It is the easiest thing imaginable to excite suspicions, and to make false impressions, in relation to the testimony of a witness, by taking it out of the immediate connection, and viewing it, either entirely apart from the circumstances to which it refers, or in the light of others never contemplated by him. These things are well enough understood, by those accustomed to examine and weigh the import of testimony. We claim, on this subject, the application of the same general principles and rules, admitted to be appropriate and deserving of attention in matters of ordinary interest.

Following these principles we find that the sacred writers crowd together an immense variety of incidents and events; denominate and designate the period during which they occur, by different titles, as that day,” “the day of the Lord,” “the day of judgment," "the great day of God," and the like. Hence we remark :

2. That neither the usage of speech common among

a very

the prophets, nor the specific character of their descriptions of the day of judgment, requires us to believe, that the phrase designates a day of twenty-four hours or even

short space. . Sometimes the word day is used prophetically, to designate a year, as by Daniel, Ezekiel, and others. At other times it is used to denote an indefinite period of time, a dispensation-a long series of years possessing the same general characteristics.

Christ called the period of his personal ministry, "a day” lamenting that the Jews had not known in that their day the things which make for their peace.* The whole period of the children of Israel's forty years' journey in the wilderness, was called a day -the day of temptation, and the apostles called the Gospel dispensation a day, saying, “now is the accepted time, and to-day is the day of salvation."

Isaiah and others of the prophets, but especially the former, use the emphatic phrase, “In that day," to denote the period of the judgment, though not according to the popular idea; but, on the contrary, in such way as to show that it was regarded as a season or dispensation during which many wonderful events were to transpire in the world.

With these preliminary remarks, we are prepared to appeal to the laws and to testimony, on the subject of the great day of judgment.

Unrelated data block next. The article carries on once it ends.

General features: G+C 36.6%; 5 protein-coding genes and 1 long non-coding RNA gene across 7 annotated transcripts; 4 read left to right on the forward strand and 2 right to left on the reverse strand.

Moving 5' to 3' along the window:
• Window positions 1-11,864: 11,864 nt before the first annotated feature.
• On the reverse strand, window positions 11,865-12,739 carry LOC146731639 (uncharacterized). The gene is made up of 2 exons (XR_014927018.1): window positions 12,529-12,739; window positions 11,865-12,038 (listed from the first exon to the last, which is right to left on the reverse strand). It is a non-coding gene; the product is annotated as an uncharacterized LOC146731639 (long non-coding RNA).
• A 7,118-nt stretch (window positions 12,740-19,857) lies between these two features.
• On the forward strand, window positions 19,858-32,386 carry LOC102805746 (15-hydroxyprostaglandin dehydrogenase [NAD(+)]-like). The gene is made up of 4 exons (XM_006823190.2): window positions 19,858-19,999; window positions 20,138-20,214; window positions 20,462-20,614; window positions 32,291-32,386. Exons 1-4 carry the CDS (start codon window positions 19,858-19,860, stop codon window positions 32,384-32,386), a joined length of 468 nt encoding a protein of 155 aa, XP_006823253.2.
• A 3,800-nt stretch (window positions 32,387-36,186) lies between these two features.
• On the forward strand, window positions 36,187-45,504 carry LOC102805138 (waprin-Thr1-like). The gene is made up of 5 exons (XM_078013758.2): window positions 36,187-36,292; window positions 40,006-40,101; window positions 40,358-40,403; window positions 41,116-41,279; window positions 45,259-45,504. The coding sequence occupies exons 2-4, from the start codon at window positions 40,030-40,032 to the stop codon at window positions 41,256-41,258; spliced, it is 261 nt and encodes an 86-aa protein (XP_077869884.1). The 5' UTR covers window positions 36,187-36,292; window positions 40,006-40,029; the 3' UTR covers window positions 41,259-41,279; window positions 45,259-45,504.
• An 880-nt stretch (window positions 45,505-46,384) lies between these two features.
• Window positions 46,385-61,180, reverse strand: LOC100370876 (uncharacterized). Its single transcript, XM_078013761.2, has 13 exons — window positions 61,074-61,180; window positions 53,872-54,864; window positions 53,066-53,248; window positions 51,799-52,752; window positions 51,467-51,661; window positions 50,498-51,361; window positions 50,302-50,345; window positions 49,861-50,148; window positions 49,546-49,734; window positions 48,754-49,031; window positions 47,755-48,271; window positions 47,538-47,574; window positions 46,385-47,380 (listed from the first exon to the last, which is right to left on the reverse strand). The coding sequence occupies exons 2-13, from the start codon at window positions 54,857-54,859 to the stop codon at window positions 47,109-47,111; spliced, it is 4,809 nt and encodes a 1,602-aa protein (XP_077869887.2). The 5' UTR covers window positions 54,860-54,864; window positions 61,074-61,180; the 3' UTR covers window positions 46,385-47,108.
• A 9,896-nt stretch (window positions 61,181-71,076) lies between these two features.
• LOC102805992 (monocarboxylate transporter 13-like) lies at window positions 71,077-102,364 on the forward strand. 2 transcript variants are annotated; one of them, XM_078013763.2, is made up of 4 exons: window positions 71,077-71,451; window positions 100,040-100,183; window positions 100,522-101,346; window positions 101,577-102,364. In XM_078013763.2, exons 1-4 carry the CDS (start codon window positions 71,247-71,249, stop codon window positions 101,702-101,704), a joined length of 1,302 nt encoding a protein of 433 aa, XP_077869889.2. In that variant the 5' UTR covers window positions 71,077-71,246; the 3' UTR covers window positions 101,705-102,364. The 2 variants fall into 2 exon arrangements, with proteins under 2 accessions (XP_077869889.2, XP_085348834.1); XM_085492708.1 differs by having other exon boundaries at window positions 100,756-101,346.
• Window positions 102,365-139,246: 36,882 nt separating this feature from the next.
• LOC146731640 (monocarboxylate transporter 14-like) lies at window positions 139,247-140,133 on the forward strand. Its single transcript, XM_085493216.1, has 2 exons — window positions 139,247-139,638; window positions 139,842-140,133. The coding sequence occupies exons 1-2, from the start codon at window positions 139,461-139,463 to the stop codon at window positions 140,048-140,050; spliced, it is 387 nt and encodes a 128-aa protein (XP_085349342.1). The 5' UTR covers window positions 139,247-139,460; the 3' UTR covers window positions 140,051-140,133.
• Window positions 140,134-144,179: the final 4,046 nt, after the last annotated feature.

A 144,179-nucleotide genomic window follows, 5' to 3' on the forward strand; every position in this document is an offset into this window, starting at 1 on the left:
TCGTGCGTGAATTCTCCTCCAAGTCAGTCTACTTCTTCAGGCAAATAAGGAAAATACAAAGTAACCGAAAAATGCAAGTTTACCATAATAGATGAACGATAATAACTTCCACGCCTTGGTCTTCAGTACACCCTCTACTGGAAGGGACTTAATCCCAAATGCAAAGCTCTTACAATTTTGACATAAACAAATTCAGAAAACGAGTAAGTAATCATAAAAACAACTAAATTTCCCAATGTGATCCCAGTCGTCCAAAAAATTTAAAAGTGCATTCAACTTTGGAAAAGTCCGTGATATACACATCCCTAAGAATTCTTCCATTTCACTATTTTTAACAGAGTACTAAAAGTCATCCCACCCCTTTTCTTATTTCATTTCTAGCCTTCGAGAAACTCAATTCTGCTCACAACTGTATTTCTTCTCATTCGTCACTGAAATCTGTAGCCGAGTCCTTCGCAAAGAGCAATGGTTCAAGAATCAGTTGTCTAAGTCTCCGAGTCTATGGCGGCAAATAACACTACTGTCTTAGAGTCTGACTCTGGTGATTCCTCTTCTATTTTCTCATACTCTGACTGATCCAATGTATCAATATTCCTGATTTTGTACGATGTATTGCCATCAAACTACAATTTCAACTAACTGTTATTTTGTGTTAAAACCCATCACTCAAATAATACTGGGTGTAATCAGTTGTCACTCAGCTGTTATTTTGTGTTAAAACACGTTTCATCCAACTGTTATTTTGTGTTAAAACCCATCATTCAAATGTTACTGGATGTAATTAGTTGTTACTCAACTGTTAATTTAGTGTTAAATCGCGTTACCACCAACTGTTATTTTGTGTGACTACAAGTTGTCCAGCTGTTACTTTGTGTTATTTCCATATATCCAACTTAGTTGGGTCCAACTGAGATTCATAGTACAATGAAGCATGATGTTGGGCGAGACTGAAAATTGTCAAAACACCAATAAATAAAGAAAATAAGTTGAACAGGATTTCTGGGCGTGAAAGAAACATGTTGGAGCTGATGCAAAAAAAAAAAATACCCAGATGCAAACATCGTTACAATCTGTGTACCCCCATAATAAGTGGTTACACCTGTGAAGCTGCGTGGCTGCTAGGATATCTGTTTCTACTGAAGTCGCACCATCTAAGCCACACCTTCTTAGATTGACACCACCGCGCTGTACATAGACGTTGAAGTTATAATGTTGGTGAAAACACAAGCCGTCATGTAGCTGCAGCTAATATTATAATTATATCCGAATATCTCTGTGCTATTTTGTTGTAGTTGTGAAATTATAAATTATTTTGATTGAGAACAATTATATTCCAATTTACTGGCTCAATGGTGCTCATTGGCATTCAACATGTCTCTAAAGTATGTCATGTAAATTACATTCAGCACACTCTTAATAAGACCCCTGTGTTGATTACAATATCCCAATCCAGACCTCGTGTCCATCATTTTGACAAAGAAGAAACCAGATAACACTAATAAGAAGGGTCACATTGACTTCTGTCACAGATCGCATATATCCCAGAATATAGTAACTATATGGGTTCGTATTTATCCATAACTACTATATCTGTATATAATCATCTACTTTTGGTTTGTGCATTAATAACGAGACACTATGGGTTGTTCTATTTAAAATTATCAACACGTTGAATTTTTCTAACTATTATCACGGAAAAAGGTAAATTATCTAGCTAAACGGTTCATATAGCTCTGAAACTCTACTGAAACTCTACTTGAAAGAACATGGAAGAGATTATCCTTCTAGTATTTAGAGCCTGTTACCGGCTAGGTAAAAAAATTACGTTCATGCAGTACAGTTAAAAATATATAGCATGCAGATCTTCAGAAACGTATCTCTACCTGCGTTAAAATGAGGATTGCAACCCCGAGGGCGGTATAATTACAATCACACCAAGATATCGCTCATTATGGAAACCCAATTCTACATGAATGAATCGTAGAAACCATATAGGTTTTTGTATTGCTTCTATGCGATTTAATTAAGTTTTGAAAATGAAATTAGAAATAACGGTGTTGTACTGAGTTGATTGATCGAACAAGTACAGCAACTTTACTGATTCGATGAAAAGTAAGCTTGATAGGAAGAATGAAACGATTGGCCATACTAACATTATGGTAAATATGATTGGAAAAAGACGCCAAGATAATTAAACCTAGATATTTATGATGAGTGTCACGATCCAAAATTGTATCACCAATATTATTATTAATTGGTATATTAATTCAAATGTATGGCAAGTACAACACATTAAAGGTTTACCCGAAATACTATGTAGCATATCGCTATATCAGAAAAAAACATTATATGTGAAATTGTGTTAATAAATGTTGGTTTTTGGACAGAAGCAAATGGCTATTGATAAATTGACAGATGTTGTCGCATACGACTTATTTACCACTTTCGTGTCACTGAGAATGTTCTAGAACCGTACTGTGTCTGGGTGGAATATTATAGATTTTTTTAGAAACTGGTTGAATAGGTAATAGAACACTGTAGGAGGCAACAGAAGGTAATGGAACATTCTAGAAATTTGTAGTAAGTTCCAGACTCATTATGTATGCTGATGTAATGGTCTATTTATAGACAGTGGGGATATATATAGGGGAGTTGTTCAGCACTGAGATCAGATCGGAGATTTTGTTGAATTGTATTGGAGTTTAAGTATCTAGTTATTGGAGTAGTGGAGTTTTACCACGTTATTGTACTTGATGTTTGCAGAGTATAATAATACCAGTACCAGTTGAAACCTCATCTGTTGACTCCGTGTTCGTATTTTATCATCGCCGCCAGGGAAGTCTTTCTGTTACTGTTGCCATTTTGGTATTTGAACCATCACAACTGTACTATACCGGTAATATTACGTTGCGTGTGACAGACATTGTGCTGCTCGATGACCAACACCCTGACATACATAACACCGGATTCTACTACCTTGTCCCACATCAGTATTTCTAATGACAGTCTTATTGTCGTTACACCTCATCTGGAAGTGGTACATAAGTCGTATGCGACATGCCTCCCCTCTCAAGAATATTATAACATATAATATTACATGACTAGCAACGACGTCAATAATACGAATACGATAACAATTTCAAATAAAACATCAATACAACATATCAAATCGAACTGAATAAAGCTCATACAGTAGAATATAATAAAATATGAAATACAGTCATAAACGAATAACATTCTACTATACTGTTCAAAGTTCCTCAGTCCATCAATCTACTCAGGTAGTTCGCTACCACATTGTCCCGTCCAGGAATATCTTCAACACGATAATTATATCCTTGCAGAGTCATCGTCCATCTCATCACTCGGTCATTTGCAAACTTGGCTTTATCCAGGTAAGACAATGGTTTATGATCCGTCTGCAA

One of the most common and striking portions of the Sacred Scriptures referred to, which, it is objected, conflicts with the idea of Christ's pre-millenial coming to judgment, is the twenty-fifth chapter of Matthew, the parable of the sheep and goats. In this context, it is contended, there is manifestly a descrip

Luke, 19. 42.

| Heb. 3. 13, 15.

I 2 Cor. 6. 2.

tion of the great day of final retribution, the post-millenial judgment, for the Judge, the Son of Man, is viewed as seated on his throne of glory, all nations, and ail the holy angels with him, as gathered before him, the sheep and the goats as separated, and sentence pronounced on each according to their deeds.

In reply to this objection, we admit and feel the obligation to adhere strictly and fully to the words of Christ, and in doing so we remark

1. That the Saviour evidently does not so immediately intend to give a description of judicial processes in the judgment scenes, as of certain circumstances connected with his coming.

In Matthew he asserts the general fact of his coming with his holy angels and the gathering of his elect. :

“ And then shall appear the sign of the Son of Man in Heaven, and then shall all the tribes of the earth mourn, and they shall see the Son of Man coming in the clouds of Heaven with power and great glory. And he shall send his angels with a great sound of a trumpet, and they shall gather together his elect from the four winds, from one end of Heaven to the other."*

These events, he states, shall occur after the appearance of certain signs which he details.

“Immediately after the tribulation of those days shall the sun be darkened, and the moon shall not give her light, and the stars shall fall from Heaven, and the powers of the Heavens shall be shaken.”+

The appearance of these signs should as certainly foretoken his coming, as the budding of the fig-tree does the approach of summer.

This idea he illus. trates in the parable of the fig-tree. * Matt. 24. 30–31.

† Matt. 24. 29.